Open Access in Primary Care

Results of a North Carolina Pilot Project

One important barrier to primary health care access for children is difficulty obtaining timely appointments. Open Access (OA) scheduling is an appointment system designed to reduce appointment delays. This study looked at the impact of OA on access to and the quality of primary health care. The authors conducted a pilot study of four North Carolina primary care practices (two pediatric and two family medicine) participating in a larger year-long quality improvement collaborative. They looked primarily at appointment delays, no-shows, patient satisfaction, continuity of care and staff satisfaction, finding that:

  • Mean appointment delay was reduced by 89 percent for the 30 providers with complete data.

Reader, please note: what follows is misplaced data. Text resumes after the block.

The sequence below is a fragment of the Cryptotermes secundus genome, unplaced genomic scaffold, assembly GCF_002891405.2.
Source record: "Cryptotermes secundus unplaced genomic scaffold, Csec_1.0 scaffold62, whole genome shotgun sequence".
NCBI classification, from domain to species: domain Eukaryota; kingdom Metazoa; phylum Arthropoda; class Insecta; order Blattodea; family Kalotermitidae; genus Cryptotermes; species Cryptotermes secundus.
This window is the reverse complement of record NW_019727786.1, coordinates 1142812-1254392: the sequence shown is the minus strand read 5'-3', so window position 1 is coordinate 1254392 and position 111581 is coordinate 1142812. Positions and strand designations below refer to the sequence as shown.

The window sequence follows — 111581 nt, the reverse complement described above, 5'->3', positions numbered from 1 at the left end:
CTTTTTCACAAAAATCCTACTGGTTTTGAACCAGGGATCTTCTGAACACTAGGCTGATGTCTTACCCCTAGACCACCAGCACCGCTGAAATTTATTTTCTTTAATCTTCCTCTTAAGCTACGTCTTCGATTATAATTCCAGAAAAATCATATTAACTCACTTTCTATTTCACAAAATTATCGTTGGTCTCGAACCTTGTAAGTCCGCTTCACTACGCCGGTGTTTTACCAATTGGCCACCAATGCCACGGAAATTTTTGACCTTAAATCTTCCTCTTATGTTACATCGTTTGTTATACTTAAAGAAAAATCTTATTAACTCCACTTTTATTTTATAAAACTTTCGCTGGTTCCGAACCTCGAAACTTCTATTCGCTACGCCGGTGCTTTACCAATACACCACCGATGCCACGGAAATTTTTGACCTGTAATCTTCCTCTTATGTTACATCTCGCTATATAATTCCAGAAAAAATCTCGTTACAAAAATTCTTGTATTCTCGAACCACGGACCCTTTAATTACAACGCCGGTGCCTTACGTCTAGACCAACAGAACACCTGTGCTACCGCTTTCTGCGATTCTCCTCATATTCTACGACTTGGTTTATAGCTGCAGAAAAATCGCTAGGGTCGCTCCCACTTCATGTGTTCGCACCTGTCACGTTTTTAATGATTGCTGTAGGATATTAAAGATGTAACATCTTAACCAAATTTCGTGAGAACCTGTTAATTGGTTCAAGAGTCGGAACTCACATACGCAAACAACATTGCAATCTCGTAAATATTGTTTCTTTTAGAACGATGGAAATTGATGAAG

• No-shows decreased by almost one-third during the intervention.
  • Overall patient satisfaction increased significantly.

These results are consistent with previous case reports that suggest that OA is both feasible and effective for improving access to and quality of care in primary care practices. The most important limitation of this study is that it involved a small sample of practices from a limited geographic area. The positive outcomes indicate the need for further studies with larger groups of practices, control groups and longer follow-up.

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